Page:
I lay on my bed and watched Cartoon Network until the anxiety died down and the sense of failure faded (so, y’know, time passed), and as I slowly began to feel human again, an even more differently-sane idea coalesced. I grabbed a Sharpie and some paper and started doodling, and the next day, with a design firmly set, I wandered around until I found a tattoo parlor.

An hour and a half later, I walked out with three alchemical symbols etched on the inside of my forearm.

The first is the symbol for blood, to represent family — specifically chosen family, like my 70 new brothers, who were nothing but supportive during my lapse in invulnerability, even if I wasn’t able to process it at the time. The second symbol is a crescent moon, to remind me that I have spiritual resources to fall back on during moments of anxiety or depression. (The Moon is also associated with the number 9, which was my number during the competition.) And the third, a continuous line of zig-zags and curly-ques, is the symbol for half an ounce; in other words, a tablespoon.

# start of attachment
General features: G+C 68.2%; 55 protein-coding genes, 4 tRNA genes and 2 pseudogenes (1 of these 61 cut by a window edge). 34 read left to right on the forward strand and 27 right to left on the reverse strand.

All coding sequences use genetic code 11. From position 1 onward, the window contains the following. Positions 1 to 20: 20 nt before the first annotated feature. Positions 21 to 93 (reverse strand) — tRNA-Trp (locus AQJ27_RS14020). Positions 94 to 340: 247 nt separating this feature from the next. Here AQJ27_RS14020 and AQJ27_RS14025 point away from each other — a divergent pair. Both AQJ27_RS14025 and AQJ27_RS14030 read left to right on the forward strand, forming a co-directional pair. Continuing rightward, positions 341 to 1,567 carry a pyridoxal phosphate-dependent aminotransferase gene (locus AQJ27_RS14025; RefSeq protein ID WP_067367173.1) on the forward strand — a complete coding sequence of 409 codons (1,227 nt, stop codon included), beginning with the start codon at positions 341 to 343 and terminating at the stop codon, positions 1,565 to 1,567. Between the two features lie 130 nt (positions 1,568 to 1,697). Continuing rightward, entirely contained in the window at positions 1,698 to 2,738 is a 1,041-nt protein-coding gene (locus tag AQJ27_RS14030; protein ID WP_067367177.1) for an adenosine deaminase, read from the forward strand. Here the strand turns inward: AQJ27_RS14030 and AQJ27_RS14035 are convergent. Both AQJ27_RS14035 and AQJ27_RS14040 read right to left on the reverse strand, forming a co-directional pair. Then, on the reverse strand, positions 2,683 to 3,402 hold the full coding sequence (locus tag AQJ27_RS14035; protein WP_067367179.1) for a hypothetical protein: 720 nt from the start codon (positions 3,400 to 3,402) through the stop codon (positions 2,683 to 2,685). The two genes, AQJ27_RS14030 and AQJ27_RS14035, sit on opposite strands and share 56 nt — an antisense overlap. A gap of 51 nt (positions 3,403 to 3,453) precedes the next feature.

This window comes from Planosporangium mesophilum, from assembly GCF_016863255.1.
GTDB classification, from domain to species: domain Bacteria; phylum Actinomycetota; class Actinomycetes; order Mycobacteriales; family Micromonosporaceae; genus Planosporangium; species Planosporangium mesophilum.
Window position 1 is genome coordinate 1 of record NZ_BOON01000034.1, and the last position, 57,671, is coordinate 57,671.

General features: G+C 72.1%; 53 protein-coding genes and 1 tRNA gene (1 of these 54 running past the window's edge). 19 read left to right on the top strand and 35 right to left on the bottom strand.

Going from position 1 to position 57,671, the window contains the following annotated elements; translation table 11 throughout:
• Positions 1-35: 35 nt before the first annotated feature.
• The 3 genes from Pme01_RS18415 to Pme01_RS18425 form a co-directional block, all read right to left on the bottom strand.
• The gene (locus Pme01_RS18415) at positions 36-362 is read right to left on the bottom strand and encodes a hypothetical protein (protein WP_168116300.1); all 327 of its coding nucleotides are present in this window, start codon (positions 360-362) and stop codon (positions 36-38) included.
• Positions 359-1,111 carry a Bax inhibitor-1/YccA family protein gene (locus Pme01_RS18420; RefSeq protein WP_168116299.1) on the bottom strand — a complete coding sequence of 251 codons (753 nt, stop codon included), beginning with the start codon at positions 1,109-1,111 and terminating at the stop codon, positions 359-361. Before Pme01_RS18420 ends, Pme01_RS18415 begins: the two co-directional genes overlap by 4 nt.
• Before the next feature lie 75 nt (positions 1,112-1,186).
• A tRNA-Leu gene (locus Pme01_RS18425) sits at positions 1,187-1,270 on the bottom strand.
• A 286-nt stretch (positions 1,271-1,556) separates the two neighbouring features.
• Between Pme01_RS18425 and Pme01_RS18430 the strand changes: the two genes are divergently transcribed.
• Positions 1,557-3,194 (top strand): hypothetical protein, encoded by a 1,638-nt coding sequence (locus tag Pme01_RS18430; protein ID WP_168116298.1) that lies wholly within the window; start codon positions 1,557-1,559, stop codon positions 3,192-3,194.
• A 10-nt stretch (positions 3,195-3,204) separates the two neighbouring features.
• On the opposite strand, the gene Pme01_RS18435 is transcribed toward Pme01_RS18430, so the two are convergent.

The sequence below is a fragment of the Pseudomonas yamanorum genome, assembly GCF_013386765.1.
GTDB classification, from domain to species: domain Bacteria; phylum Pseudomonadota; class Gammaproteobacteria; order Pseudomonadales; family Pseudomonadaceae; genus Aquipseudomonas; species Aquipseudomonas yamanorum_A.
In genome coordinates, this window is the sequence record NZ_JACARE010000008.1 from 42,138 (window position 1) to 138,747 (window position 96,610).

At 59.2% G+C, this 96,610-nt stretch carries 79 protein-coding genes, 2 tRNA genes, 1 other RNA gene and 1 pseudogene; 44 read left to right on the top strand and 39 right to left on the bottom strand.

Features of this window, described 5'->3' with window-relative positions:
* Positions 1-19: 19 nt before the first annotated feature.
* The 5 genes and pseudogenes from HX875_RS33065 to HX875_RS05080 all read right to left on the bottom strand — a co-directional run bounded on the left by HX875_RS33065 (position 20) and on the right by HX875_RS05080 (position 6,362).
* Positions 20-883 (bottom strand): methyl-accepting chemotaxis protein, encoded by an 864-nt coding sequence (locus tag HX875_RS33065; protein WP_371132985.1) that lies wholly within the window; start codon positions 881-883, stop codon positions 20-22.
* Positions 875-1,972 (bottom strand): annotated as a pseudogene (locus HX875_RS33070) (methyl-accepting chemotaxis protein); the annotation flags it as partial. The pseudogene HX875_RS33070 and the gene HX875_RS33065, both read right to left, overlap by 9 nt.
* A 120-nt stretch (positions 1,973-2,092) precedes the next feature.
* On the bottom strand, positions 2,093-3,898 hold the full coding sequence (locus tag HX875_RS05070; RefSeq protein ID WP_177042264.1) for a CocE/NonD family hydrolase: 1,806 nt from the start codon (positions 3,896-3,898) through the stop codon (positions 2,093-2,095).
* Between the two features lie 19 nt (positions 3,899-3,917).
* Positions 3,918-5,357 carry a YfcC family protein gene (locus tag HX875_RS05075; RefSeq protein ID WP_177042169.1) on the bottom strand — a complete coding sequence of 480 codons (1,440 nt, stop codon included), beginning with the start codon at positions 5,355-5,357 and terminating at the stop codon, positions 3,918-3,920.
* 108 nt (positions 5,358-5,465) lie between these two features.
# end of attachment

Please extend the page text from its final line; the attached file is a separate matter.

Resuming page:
From here on out, no matter what stunts my broken brain tries to pull, I will always have one spoon left.

Alchemy, whether material or metaphysical, is all about change for the better. Having a few archaic squiggles inked into my skin is not by any means the solution to my mental health issues, but it is an outward sign that I’m going to keep working until I’m better, too. And it’s a handy note-to-self that no matter what my mind is trying to make me believe, the truth is that I’m a lot more okay than I think I am.

So here it is, in all its overthought glory: Oddly placed, hard to explain, imperfect, and still healing. Just like me.

And that’s exactly how we’re supposed to be.